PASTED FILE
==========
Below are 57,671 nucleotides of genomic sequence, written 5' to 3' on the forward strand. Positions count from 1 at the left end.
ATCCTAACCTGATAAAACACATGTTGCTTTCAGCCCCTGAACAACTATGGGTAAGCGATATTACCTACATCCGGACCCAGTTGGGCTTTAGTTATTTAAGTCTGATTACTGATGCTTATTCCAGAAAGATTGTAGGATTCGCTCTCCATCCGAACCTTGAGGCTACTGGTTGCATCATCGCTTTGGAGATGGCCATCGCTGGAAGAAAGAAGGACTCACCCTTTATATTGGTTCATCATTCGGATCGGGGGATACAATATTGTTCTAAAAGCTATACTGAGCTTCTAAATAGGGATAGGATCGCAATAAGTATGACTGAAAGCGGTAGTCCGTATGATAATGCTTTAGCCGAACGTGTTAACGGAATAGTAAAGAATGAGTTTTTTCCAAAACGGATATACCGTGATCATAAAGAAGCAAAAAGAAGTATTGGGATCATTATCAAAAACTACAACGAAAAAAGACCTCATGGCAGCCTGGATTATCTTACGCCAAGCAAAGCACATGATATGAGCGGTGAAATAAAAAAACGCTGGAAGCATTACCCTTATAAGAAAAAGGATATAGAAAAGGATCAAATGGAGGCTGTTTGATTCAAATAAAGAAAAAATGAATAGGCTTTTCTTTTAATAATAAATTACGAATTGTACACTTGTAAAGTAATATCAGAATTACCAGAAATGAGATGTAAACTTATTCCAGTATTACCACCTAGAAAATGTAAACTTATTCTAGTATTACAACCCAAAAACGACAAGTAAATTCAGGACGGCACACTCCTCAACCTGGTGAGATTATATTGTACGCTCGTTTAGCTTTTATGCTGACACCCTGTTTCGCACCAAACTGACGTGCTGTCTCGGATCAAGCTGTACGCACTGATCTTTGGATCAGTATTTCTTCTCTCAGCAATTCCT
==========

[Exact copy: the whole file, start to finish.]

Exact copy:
Below are 57,671 nucleotides of genomic sequence, written 5' to 3' on the forward strand. Positions count from 1 at the left end.
ATCCTAACCTGATAAAACACATGTTGCTTTCAGCCCCTGAACAACTATGGGTAAGCGATATTACCTACATCCGGACCCAGTTGGGCTTTAGTTATTTAAGTCTGATTACTGATGCTTATTCCAGAAAGATTGTAGGATTCGCTCTCCATCCGAACCTTGAGGCTACTGGTTGCATCATCGCTTTGGAGATGGCCATCGCTGGAAGAAAGAAGGACTCACCCTTTATATTGGTTCATCATTCGGATCGGGGGATACAATATTGTTCTAAAAGCTATACTGAGCTTCTAAATAGGGATAGGATCGCAATAAGTATGACTGAAAGCGGTAGTCCGTATGATAATGCTTTAGCCGAACGTGTTAACGGAATAGTAAAGAATGAGTTTTTTCCAAAACGGATATACCGTGATCATAAAGAAGCAAAAAGAAGTATTGGGATCATTATCAAAAACTACAACGAAAAAAGACCTCATGGCAGCCTGGATTATCTTACGCCAAGCAAAGCACATGATATGAGCGGTGAAATAAAAAAACGCTGGAAGCATTACCCTTATAAGAAAAAGGATATAGAAAAGGATCAAATGGAGGCTGTTTGATTCAAATAAAGAAAAAATGAATAGGCTTTTCTTTTAATAATAAATTACGAATTGTACACTTGTAAAGTAATATCAGAATTACCAGAAATGAGATGTAAACTTATTCCAGTATTACCACCTAGAAAATGTAAACTTATTCTAGTATTACAACCCAAAAACGACAAGTAAATTCAGGACGGCACACTCCTCAACCTGGTGAGATTATATTGTACGCTCGTTTAGCTTTTATGCTGACACCCTGTTTCGCACCAAACTGACGTGCTGTCTCGGATCAAGCTGTACGCACTGATCTTTGGATCAGTATTTCTTCTCTCAGCAATTCCT